Love Does Not Demand Its Own Way

broken heart2
My heart is hurting, because I’ve been hearing an incredible amount of noise.
As a Christian, I am looking forward to celebrating Easter in a few days. You see, of all of the events of the year it is the most meaningful to me. This day is representative of one of the greatest acts of love known to mankind. Regardless of whether or not you believe in Christianity, it is a fact that Jesus died on a cross due to the message he preached. That message talked a lot about love, being a servant, and caring for others.
Recently, we have been struggling with one of our boys insisting on his own way. He will manipulate, cajole, and beg to have things go the way he wants them to. One of my dear friends shared with my moms’ group a few weeks back about how two of her children can be emphatic about having things their way. Whenever this occurs, she reminds them, “Love does not demand its own way.” We have been saying that a lot in our house lately…many gentle reminders. It is not easy to die to our selfish desires.
The phrase I use comes from 1 Corinthians 13. I want to share part of the passage with you:
1 If I could speak all the languages of earth and of angels, but didn’t love others, I would only be a noisy gong or a clanging cymbal. If I had the gift of prophecy, and if I understood all of God’s secret plans and possessed all knowledge, and if I had such faith that I could move mountains, but didn’t love others, I would be nothing. If I gave everything I have to the poor and even sacrificed my body, I could boast about it, but if I didn’t love others, I would have gained nothing.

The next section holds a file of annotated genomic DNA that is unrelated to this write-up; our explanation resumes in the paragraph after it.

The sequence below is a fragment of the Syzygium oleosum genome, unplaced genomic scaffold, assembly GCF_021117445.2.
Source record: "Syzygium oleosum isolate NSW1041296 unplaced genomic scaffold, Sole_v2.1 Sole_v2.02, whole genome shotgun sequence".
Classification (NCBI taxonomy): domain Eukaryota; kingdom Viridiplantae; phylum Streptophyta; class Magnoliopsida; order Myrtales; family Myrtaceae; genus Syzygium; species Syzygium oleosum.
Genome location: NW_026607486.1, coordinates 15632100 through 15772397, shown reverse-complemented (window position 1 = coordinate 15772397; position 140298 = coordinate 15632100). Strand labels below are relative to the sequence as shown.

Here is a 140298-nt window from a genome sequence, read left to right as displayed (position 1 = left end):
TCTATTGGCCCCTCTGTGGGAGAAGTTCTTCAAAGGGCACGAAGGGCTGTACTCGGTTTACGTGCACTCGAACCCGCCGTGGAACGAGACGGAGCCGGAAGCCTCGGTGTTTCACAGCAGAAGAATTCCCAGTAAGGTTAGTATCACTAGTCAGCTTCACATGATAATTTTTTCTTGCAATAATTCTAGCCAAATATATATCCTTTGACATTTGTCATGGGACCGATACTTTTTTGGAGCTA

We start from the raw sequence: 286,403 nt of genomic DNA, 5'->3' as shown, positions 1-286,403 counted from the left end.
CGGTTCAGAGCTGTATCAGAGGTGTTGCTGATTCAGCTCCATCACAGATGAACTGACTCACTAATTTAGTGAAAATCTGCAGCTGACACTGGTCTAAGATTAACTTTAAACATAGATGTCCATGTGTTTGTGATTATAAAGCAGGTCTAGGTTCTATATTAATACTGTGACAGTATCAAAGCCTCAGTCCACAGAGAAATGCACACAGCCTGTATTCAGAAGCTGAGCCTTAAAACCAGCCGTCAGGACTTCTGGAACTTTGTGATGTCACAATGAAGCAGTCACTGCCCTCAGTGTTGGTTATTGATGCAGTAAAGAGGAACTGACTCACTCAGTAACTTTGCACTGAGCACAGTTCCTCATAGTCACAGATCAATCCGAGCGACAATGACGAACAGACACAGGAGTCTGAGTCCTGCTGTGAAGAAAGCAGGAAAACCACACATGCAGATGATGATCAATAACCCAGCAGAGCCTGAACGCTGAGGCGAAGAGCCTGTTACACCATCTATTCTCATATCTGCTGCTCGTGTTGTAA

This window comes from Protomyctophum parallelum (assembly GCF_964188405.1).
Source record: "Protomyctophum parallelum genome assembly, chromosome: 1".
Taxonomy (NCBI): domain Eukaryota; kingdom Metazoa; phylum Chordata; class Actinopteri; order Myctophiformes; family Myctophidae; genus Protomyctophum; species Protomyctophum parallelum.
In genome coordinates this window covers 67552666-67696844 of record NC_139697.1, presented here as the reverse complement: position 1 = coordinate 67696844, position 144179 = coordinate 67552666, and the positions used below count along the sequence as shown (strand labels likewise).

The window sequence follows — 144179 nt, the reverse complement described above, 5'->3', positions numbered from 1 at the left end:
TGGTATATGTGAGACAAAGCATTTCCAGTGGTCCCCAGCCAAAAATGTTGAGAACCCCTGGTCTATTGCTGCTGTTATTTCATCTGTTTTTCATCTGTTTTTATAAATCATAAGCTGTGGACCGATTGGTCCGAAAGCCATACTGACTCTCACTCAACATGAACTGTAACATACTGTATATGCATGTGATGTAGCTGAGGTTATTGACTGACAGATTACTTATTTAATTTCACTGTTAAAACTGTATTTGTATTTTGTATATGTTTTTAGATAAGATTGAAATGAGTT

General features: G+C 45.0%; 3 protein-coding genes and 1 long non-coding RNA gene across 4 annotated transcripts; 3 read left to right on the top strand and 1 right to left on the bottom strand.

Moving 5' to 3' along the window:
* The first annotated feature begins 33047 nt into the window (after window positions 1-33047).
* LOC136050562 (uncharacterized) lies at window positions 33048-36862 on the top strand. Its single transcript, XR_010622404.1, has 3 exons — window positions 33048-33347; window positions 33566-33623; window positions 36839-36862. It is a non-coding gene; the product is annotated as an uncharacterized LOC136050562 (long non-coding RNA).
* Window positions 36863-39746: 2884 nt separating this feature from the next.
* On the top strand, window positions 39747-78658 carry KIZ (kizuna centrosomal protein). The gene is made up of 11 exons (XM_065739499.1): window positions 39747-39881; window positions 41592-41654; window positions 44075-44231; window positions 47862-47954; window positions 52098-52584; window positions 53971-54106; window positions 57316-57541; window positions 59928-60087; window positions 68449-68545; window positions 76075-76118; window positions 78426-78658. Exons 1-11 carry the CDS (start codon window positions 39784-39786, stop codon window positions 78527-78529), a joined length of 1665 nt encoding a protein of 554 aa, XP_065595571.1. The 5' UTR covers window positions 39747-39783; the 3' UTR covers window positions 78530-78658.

Love is patient and kind. Love is not jealous or boastful or proud or rude. It does not demand its own way. It is not irritable, and it keeps no record of being wronged. It does not rejoice about injustice but rejoices whenever the truth wins out. Love never gives up, never loses faith, is always hopeful, and endures through every circumstance.
Hmmm….I don’t know about you, but it seems that some of us have forgotten how to love each other lately. For one example, right now the people in my state are arguing over the new RFRA (Religious Freedom Restoration Act). I don’t care to debate the issue one way or the other on my blog. The bottom line is I despise the lack of kindness, patience, and general unloving comments and behavior I see all the way around. There is such a thing as human decency. At least I thought there was.
Awhile back a wrote a post called I Don’t Think I Want to Be Called a Christian Any More. This week would be one of those times based on some of the things I’ve heard.
There is a way to disagree civilly. I’ve seen it done. Can we discuss with one another? Can we ask questions? Can we listen? Can we seek to understand the perspective of others? Can we agree to disagree? Can we put ourselves in the shoes of others? Can we be kind, for goodness sake??
Try this:
1. Ask: Can you explain to me why…”
2. Ask: I wonder if you’ve thought about it this way…”
3. Watch your tone.
4. Regardless of your convictions, treat the other party with respect.
5. When you disagree with someone, remember they have the right to a different opinion.
These apply to any kind of disagreement, not just the one I mentioned.
As we get ready to celebrate a man who embodied the idea of love, let’s do our best to emulate him. According to the gospels, the entire Bible is based on two ideas: love God and love your neighbor as yourself. No other commandment is greater than these.
Doing my best to love in the middle of the mess,

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